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I taped it off the radio one night in the late ’80s. It was from a show on a most remarkable radio station in Madison, Wisconsin.

WORT, 89.9 FM, was — and is — listener-sponsored, volunteer-run, free-form Back Porch Radio. They spin a staggeringly diverse mix of local bands, indie rock, R&B, soul, dance, jazz, punk, country and performance art. (You can stream it live if you live outside Madison.)

The DJ called himself Willie Wonder, and he played R&B, soul and jazz late at night one night a week. One December night, he was dropping Christmas tunes into the usual mix.

I probably was listening to the show as I drove home from the paper, started digging it, and popped in a tape when I got home. I say that because the tape picks up in mid-program and Willie Wonder signs off before the 90-minute tape ends.

In the 20 or so years since I taped it, I’ve been collecting the Christmas tracks from the tape. Here are three of them.

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“This Christmas,” Donny Hathaway, 1970, from “Soul Christmas,” a 1991 compilation.

Widely covered, this is the smooth original, written by Hathaway and Nadine McKinner. It was recorded at Atlantic Studios in New York in November 1970 and released as Atco single 6799 on Nov. 30, 1970 — 37 years ago tomorrow.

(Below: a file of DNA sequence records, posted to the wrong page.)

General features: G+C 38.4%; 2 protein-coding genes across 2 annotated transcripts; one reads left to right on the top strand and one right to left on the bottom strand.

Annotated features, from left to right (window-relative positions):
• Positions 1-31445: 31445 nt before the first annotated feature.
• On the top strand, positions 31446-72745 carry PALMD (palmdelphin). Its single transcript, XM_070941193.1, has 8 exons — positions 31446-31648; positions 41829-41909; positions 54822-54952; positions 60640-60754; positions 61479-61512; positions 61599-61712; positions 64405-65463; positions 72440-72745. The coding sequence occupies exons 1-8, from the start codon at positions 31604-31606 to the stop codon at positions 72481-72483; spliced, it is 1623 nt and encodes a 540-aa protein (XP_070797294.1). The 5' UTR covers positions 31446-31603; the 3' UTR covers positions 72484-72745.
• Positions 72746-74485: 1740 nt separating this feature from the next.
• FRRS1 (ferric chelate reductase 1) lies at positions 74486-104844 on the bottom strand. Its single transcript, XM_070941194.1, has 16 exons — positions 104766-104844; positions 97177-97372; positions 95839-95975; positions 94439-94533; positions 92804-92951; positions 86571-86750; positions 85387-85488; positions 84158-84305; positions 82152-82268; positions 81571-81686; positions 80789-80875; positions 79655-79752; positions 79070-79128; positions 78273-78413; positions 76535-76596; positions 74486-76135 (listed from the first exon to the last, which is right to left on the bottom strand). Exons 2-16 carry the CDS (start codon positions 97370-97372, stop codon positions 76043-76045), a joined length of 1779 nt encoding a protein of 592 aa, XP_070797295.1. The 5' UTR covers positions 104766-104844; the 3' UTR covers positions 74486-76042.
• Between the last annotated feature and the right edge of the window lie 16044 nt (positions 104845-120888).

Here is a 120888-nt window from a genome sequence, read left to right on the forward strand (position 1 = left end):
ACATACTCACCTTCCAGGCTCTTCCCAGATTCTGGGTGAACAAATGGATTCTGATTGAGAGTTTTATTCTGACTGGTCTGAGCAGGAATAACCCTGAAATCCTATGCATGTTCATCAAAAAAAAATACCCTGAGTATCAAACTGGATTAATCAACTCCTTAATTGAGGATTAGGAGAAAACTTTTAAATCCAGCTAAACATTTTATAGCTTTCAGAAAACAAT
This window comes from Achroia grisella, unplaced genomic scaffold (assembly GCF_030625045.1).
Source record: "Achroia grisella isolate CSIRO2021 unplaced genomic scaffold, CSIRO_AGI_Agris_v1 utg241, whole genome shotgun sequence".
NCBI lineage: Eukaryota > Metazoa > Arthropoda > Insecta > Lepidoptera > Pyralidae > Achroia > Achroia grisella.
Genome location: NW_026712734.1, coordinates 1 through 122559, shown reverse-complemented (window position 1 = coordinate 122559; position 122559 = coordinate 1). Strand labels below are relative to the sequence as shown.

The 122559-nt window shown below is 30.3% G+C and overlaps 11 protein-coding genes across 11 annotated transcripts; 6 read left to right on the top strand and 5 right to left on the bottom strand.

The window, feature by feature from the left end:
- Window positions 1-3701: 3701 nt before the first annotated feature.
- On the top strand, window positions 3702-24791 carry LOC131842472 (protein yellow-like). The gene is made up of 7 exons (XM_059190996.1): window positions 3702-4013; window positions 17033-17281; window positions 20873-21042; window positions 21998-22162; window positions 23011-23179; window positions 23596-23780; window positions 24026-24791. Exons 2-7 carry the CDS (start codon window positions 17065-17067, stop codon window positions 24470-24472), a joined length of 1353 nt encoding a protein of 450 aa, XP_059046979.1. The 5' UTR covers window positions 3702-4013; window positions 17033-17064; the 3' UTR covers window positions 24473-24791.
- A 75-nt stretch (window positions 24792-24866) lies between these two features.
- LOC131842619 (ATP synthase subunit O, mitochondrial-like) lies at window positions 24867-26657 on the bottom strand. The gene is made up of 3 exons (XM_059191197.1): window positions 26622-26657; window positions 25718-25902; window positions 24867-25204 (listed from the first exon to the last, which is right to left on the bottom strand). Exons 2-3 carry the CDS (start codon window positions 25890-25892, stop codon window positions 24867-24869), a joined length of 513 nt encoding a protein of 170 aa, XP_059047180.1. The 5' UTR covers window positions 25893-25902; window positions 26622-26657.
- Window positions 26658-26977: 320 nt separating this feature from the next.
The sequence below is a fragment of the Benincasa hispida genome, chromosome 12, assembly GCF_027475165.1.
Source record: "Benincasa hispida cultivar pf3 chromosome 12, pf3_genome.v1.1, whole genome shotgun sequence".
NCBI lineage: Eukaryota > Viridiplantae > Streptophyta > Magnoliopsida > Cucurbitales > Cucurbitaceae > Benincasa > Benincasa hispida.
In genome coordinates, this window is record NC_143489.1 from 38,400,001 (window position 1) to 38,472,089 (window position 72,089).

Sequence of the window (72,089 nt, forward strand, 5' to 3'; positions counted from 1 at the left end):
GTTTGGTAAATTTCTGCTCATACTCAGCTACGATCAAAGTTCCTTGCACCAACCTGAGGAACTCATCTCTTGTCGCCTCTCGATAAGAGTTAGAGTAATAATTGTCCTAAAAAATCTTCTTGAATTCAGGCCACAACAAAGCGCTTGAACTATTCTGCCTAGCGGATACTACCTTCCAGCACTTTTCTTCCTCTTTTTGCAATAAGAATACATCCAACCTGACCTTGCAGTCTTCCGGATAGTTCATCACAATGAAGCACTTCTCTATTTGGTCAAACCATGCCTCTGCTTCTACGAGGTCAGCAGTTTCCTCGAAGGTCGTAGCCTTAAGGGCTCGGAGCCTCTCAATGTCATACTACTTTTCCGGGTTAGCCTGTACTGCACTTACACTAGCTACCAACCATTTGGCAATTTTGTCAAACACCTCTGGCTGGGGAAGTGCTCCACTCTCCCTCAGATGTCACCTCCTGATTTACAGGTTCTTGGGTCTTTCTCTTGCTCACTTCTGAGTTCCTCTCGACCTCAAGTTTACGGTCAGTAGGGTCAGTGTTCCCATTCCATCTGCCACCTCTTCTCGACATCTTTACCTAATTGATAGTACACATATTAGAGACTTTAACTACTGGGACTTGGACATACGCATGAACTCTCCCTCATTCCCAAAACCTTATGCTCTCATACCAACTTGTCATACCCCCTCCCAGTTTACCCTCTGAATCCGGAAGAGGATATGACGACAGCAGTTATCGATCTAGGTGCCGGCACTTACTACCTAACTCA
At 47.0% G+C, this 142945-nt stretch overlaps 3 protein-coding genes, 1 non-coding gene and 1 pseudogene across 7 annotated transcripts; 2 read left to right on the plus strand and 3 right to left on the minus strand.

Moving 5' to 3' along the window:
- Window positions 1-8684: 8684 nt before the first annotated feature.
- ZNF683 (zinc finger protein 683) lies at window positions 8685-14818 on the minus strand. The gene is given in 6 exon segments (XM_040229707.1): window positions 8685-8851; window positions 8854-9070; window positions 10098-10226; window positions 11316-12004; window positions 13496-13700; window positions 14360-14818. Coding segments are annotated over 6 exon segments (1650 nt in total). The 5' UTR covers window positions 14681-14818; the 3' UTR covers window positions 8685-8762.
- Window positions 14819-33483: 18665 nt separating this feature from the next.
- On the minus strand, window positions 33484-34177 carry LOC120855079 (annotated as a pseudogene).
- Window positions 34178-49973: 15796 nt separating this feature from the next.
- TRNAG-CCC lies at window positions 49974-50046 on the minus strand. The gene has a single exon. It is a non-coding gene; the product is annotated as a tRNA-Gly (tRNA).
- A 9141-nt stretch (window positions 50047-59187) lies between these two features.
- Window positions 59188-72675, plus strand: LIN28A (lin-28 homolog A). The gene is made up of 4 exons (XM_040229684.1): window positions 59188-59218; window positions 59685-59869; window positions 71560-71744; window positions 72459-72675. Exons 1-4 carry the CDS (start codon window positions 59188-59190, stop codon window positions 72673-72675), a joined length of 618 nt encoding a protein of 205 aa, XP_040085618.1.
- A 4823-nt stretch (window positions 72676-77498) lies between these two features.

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“You’re All I Want for Christmas,” the Salsoul Orchestra, from “Christmas Jollies II,” 1981.

One of my guilty pleasures has long been the Salsoul Orchestra’s “Christmas Jollies” from 1976. I had it first on CD and recently found a vinyl copy. Call it dance, call it disco, it’s certainly of its time, a blend of Philly soul, funk and Latin sounds orchestrated by Vincent Montana Jr.

I’ve long been looking for “Jollies II” and recently tracked it down. It’s out of print and hard to find. But dig a little on the web and you might find it.

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“Christmas Blues,” the Ramsey Lewis Trio, from “Sound of Christmas,” 1961.

This cool, laid-back bit of instrumental jazz — just Lewis on piano, Eldee Young on bass and Red Holt on drums — might have been the hardest to track down. I don’t think Willie Wonder name-checked it that night.

But it all fell into place when I came across this cut — still not knowing its name — on a budget Christmas CD found at Fleet Farm three or four years ago.

(Midwest folks will know how odd it is to find it there. Fleet Farm is a big discount farm and home supply place, with everything from guns to fishing tackle to jeans to tires to work boots to tools to light fixtures.)

Then “Sound of Christmas” was re-released on CD in 2004, and I snapped that up. The first side, the first five cuts, has the trio only. The second side, the next five cuts, has the trio backed by a string section for a lusher sound. I prefer Side 1, but you can’t go wrong with either side.

From the original liner notes by Nelson Noble of radio station WILD in Boston:

“While you’re listening to The Ramsey Lewis Trio’s Sounds of Christmas, please keep in mind that all of us wish all of you a very Merry, Swingin’ Christmas.”

I’ll second that. Enjoy. More to come.

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Filed under Christmas music, November 2007, Sounds